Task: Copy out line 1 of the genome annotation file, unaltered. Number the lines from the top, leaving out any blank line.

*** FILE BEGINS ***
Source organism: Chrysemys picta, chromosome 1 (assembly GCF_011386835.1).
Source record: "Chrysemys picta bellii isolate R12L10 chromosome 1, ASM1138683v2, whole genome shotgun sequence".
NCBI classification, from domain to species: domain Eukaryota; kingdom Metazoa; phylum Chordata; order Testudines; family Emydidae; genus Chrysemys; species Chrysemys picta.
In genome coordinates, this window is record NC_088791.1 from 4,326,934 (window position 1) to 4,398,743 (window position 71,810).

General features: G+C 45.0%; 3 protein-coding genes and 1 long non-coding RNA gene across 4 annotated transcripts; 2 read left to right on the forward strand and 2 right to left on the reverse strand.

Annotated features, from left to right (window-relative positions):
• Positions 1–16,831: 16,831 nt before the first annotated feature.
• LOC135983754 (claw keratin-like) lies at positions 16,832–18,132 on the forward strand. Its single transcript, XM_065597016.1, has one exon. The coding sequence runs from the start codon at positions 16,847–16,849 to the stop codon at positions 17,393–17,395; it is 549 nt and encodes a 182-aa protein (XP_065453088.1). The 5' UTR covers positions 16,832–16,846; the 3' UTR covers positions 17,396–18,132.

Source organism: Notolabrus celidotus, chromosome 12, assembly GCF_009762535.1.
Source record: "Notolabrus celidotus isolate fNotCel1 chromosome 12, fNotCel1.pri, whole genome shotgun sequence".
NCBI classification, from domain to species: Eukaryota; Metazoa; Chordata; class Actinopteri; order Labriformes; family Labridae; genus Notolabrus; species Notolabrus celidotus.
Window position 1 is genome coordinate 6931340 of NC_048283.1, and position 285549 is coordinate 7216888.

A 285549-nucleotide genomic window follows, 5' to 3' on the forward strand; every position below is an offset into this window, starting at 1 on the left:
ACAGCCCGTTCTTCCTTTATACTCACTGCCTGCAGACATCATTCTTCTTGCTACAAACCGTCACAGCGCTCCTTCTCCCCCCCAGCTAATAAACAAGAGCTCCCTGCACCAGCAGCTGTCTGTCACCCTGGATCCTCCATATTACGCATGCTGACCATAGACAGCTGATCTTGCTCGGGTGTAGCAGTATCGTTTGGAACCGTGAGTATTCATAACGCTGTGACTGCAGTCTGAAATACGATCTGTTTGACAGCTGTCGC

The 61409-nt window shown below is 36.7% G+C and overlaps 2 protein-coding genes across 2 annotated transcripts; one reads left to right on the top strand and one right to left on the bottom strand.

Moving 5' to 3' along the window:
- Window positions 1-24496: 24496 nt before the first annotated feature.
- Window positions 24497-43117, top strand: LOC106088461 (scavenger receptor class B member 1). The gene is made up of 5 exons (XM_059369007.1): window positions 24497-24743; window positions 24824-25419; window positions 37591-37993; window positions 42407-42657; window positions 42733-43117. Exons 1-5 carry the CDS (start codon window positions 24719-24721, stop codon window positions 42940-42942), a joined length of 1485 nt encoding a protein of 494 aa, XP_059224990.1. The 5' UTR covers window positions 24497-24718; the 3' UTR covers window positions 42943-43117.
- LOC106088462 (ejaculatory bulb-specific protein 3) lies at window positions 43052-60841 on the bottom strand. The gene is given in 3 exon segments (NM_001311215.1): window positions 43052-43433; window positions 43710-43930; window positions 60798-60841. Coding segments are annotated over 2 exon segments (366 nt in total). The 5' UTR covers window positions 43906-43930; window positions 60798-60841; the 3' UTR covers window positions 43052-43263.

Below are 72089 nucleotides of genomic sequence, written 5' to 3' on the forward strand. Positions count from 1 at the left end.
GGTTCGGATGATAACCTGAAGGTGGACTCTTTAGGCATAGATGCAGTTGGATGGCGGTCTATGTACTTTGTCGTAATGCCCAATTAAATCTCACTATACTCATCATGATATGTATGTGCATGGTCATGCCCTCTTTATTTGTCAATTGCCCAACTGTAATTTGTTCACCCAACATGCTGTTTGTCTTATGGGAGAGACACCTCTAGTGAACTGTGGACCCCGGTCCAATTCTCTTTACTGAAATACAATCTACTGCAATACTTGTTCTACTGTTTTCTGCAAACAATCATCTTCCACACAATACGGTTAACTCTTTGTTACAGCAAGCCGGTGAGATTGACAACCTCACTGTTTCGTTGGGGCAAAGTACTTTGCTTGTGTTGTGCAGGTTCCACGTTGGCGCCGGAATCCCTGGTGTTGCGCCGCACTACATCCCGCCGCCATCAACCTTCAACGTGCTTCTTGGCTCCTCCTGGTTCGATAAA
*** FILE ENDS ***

Source organism: Chrysemys picta, chromosome 1 (assembly GCF_011386835.1).